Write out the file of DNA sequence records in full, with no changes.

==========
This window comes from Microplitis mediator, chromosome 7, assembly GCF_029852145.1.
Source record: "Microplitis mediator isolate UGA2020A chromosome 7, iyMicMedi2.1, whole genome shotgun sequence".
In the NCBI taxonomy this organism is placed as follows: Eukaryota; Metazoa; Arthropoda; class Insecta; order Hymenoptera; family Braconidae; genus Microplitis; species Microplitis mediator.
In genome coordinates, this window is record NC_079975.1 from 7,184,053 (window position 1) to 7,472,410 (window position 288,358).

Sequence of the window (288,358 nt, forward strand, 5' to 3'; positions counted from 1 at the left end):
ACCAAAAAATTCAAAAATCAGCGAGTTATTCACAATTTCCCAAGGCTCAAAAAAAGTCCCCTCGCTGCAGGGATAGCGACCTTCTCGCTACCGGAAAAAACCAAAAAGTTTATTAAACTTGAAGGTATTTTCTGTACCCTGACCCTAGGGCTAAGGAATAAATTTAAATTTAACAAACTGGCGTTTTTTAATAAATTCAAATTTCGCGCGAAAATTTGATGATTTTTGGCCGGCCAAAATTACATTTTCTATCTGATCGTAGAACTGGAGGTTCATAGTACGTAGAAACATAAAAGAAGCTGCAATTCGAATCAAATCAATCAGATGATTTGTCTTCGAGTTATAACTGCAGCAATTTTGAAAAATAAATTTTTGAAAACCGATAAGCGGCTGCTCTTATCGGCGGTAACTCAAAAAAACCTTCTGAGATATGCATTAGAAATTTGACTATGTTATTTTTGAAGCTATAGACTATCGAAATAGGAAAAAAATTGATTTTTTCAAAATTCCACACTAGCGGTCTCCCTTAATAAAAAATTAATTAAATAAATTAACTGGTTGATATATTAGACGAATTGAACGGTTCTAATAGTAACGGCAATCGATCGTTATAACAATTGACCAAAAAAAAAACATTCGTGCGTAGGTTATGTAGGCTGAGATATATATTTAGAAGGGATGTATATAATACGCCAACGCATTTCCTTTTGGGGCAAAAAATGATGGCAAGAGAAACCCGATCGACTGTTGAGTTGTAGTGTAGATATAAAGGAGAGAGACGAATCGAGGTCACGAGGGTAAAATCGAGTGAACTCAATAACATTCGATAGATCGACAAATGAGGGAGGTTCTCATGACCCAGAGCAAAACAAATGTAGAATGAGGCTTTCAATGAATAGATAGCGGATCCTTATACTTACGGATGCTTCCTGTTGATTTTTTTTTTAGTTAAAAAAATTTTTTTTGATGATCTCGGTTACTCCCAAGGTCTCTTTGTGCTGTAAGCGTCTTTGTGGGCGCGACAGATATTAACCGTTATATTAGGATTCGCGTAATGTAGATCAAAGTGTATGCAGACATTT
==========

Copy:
This window comes from Microplitis mediator, chromosome 7, assembly GCF_029852145.1.
Source record: "Microplitis mediator isolate UGA2020A chromosome 7, iyMicMedi2.1, whole genome shotgun sequence".
In the NCBI taxonomy this organism is placed as follows: Eukaryota; Metazoa; Arthropoda; class Insecta; order Hymenoptera; family Braconidae; genus Microplitis; species Microplitis mediator.
In genome coordinates, this window is record NC_079975.1 from 7,184,053 (window position 1) to 7,472,410 (window position 288,358).

Sequence of the window (288,358 nt, forward strand, 5' to 3'; positions counted from 1 at the left end):
ACCAAAAAATTCAAAAATCAGCGAGTTATTCACAATTTCCCAAGGCTCAAAAAAAGTCCCCTCGCTGCAGGGATAGCGACCTTCTCGCTACCGGAAAAAACCAAAAAGTTTATTAAACTTGAAGGTATTTTCTGTACCCTGACCCTAGGGCTAAGGAATAAATTTAAATTTAACAAACTGGCGTTTTTTAATAAATTCAAATTTCGCGCGAAAATTTGATGATTTTTGGCCGGCCAAAATTACATTTTCTATCTGATCGTAGAACTGGAGGTTCATAGTACGTAGAAACATAAAAGAAGCTGCAATTCGAATCAAATCAATCAGATGATTTGTCTTCGAGTTATAACTGCAGCAATTTTGAAAAATAAATTTTTGAAAACCGATAAGCGGCTGCTCTTATCGGCGGTAACTCAAAAAAACCTTCTGAGATATGCATTAGAAATTTGACTATGTTATTTTTGAAGCTATAGACTATCGAAATAGGAAAAAAATTGATTTTTTCAAAATTCCACACTAGCGGTCTCCCTTAATAAAAAATTAATTAAATAAATTAACTGGTTGATATATTAGACGAATTGAACGGTTCTAATAGTAACGGCAATCGATCGTTATAACAATTGACCAAAAAAAAAACATTCGTGCGTAGGTTATGTAGGCTGAGATATATATTTAGAAGGGATGTATATAATACGCCAACGCATTTCCTTTTGGGGCAAAAAATGATGGCAAGAGAAACCCGATCGACTGTTGAGTTGTAGTGTAGATATAAAGGAGAGAGACGAATCGAGGTCACGAGGGTAAAATCGAGTGAACTCAATAACATTCGATAGATCGACAAATGAGGGAGGTTCTCATGACCCAGAGCAAAACAAATGTAGAATGAGGCTTTCAATGAATAGATAGCGGATCCTTATACTTACGGATGCTTCCTGTTGATTTTTTTTTTAGTTAAAAAAATTTTTTTTGATGATCTCGGTTACTCCCAAGGTCTCTTTGTGCTGTAAGCGTCTTTGTGGGCGCGACAGATATTAACCGTTATATTAGGATTCGCGTAATGTAGATCAAAGTGTATGCAGACATTT